Coming months could be decisive for Arctic Refuge

The Arctic National Wildlife Refuge

The Arctic National Wildlife Refuge

Edward Bennett/Bennett Images LLC

The time is now to protect the refuge from oil and gas drilling

In 2017, Congress made a decision that changed the course of the Arctic National Wildlife Refuge by allowing oil and gas drilling within its borders. The move exposed the landscape, local wildlife and Indigenous people to the dangers of fossil fuel development. The time has come for Democrats to use a similar congressional tool to reverse course and permanently protect this irreplaceable land. 
The decision to open the refuge to oil and gas rigs was made through the legislative tool known as budget reconciliation, a process that makes it easier to approve bills. With the path wide open, the first sale of industrial leases took place earlier this year on the sensitive coastal plain. If nothing changes, the Biden administration is required by law to hold a second lease sale in 2024.

This is the perfect time—and our best chance—to restore the protections for the refuge’s 1.5 million-acre coastal plain.

Caribou are among the many species that depend on the Arctic National Wildlife Refuge.

The coastal plain of the Arctic Refuge is the calving ground of the Porcupine Caribou Herd.

Edward Bennett / Bennett Images LLC

Over the next few months, legislators in the House and Senate will be working through a similar process to approve legislation related to infrastructure and climate change. This is the perfect time—and our best chance—to restore the protections for the refuge’s 1.5 million-acre coastal plain.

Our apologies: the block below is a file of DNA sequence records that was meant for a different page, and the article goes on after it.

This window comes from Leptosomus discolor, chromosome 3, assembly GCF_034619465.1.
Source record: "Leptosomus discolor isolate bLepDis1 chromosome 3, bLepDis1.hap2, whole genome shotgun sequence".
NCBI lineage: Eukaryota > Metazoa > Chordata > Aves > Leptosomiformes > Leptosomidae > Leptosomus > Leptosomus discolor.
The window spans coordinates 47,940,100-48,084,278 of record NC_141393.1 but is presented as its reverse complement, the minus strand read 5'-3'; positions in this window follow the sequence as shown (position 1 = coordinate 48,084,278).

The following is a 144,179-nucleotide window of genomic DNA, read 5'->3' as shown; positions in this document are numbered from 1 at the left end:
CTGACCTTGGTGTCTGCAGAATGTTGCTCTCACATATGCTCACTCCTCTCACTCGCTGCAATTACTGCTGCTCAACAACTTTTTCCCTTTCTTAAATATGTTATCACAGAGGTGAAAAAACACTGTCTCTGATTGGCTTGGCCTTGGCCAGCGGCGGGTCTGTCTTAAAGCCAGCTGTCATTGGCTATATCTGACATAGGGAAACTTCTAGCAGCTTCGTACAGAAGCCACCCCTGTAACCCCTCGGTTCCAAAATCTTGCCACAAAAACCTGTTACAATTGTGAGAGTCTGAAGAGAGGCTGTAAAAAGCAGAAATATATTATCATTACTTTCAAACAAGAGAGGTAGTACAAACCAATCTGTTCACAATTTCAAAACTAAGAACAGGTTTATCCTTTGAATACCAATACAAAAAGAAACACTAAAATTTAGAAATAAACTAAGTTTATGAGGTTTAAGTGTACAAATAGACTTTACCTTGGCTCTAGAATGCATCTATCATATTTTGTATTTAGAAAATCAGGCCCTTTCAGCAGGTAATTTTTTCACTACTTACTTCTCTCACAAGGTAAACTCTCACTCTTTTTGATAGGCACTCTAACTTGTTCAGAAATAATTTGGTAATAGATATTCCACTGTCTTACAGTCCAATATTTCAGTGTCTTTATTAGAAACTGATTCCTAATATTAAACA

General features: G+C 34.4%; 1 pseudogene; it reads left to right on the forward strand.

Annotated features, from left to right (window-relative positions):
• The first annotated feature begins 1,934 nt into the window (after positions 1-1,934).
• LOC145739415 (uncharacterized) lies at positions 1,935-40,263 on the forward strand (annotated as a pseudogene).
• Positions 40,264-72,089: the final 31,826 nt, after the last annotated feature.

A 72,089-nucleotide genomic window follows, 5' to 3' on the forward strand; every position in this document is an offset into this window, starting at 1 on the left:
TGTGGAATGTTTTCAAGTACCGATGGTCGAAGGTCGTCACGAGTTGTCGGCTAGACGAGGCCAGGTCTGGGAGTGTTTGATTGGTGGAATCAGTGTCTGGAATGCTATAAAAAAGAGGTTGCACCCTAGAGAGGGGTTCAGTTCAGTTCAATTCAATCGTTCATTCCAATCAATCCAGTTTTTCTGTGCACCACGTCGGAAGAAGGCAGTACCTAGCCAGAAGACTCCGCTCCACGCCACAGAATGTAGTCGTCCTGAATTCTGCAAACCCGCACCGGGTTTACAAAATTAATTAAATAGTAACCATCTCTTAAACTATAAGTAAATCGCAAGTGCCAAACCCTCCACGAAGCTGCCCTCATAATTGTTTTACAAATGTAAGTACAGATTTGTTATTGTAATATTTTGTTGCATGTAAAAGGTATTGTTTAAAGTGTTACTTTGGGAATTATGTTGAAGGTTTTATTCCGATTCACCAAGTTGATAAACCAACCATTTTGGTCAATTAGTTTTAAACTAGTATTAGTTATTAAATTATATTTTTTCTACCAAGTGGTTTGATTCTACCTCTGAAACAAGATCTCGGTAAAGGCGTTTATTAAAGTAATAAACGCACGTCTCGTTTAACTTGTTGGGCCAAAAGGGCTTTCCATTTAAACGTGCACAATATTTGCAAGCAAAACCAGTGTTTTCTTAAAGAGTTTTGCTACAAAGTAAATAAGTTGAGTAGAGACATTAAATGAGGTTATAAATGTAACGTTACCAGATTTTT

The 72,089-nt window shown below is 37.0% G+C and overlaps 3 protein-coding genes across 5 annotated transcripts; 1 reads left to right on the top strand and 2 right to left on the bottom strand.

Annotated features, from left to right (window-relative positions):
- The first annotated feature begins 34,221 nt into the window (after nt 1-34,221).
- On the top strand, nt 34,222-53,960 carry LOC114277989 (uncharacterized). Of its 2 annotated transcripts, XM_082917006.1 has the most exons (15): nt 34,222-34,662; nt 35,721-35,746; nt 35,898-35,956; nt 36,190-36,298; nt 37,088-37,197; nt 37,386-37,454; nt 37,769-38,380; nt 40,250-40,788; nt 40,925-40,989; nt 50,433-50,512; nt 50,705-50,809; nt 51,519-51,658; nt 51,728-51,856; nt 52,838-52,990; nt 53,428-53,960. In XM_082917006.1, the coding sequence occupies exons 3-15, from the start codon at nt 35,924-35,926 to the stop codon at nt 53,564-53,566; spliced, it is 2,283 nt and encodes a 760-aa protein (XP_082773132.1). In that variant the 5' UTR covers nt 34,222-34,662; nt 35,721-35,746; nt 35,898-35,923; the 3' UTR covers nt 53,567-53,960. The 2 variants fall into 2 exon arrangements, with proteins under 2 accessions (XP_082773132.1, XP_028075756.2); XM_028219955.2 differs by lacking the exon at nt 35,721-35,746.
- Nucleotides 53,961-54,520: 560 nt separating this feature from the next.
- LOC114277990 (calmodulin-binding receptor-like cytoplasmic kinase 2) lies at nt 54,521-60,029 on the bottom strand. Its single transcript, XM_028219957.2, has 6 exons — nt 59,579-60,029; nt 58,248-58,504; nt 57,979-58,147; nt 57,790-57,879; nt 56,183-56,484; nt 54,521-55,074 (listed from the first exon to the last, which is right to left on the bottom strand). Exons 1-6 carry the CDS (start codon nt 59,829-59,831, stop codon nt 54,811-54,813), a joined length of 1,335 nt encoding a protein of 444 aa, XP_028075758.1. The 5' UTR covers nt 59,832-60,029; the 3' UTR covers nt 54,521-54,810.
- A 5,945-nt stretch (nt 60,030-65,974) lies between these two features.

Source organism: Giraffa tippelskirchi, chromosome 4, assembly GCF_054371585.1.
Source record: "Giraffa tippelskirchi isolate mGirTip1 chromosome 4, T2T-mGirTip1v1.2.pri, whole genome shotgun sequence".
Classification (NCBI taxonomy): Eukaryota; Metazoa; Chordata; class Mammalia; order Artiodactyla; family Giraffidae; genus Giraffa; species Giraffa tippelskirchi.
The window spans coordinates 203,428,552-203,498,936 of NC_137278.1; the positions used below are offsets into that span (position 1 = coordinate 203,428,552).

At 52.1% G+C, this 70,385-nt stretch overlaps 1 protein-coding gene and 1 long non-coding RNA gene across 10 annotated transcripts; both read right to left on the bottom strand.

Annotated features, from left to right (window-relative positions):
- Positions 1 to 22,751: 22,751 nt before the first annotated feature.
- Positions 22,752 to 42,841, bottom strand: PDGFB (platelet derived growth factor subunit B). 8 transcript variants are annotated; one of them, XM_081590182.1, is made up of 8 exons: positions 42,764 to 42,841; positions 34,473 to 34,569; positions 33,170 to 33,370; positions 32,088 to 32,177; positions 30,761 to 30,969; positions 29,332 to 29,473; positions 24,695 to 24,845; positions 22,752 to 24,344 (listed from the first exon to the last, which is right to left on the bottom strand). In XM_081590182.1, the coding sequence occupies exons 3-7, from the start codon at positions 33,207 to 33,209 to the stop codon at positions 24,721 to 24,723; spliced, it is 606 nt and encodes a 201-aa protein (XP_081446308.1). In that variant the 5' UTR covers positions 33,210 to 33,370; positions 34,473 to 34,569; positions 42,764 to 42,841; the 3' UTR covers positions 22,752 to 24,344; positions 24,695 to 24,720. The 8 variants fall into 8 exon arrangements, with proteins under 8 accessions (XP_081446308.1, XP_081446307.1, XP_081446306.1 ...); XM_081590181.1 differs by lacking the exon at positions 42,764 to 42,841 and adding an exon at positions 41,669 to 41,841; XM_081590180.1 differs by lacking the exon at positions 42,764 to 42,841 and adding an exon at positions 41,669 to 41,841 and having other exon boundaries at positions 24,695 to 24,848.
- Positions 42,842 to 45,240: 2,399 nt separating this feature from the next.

As lawmakers work on this round of budget reconciliation, casting multiple votes to decide their priorities, it is vital they hear from constituents. They need to understand that the Arctic Refuge is worth safeguarding: it’s one of the last great wild places in America. More than that, we have a moral obligation to protect it. 
Oil and gas drilling in the Arctic Refuge would not only damage the environment but also trample on the human rights of Indigenous people. The activity would compromise the calving grounds of the Porcupine Caribou Herd. As a result, it would threaten the way of life of Indigenous peoples who depend on a healthy caribou herd to feed their families and sustain their cultures.  
Repealing the 2017 mandate for lease sales is the most important step Congress can take right now to protect Gwich’in and Iñupiat communities. Restoring protections on this land would also avoid the burning of even more fossil fuels as we try to slow down the climate crisis. 

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